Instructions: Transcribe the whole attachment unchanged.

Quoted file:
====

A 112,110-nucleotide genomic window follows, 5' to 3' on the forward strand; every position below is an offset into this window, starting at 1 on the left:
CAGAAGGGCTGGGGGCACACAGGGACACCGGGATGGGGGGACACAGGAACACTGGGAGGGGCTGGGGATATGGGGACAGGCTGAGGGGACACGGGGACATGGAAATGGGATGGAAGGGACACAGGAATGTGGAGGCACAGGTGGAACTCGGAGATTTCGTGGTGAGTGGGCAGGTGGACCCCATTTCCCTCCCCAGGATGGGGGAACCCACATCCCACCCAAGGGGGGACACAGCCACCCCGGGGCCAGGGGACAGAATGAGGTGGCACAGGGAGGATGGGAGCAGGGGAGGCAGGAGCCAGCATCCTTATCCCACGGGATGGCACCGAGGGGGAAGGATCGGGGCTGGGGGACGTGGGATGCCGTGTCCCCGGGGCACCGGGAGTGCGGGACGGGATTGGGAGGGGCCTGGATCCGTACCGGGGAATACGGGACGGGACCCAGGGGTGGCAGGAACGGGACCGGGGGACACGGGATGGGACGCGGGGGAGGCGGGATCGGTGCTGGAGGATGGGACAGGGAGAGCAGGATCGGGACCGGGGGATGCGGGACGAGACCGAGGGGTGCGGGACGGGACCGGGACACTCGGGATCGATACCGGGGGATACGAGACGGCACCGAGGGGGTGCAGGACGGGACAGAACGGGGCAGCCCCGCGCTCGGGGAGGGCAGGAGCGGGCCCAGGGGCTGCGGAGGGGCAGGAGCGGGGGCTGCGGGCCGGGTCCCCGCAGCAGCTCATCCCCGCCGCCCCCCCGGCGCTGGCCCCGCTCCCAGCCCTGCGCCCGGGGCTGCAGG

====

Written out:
A 112,110-nucleotide genomic window follows, 5' to 3' on the forward strand; every position below is an offset into this window, starting at 1 on the left:
CAGAAGGGCTGGGGGCACACAGGGACACCGGGATGGGGGGACACAGGAACACTGGGAGGGGCTGGGGATATGGGGACAGGCTGAGGGGACACGGGGACATGGAAATGGGATGGAAGGGACACAGGAATGTGGAGGCACAGGTGGAACTCGGAGATTTCGTGGTGAGTGGGCAGGTGGACCCCATTTCCCTCCCCAGGATGGGGGAACCCACATCCCACCCAAGGGGGGACACAGCCACCCCGGGGCCAGGGGACAGAATGAGGTGGCACAGGGAGGATGGGAGCAGGGGAGGCAGGAGCCAGCATCCTTATCCCACGGGATGGCACCGAGGGGGAAGGATCGGGGCTGGGGGACGTGGGATGCCGTGTCCCCGGGGCACCGGGAGTGCGGGACGGGATTGGGAGGGGCCTGGATCCGTACCGGGGAATACGGGACGGGACCCAGGGGTGGCAGGAACGGGACCGGGGGACACGGGATGGGACGCGGGGGAGGCGGGATCGGTGCTGGAGGATGGGACAGGGAGAGCAGGATCGGGACCGGGGGATGCGGGACGAGACCGAGGGGTGCGGGACGGGACCGGGACACTCGGGATCGATACCGGGGGATACGAGACGGCACCGAGGGGGTGCAGGACGGGACAGAACGGGGCAGCCCCGCGCTCGGGGAGGGCAGGAGCGGGCCCAGGGGCTGCGGAGGGGCAGGAGCGGGGGCTGCGGGCCGGGTCCCCGCAGCAGCTCATCCCCGCCGCCCCCCCGGCGCTGGCCCCGCTCCCAGCCCTGCGCCCGGGGCTGCAGG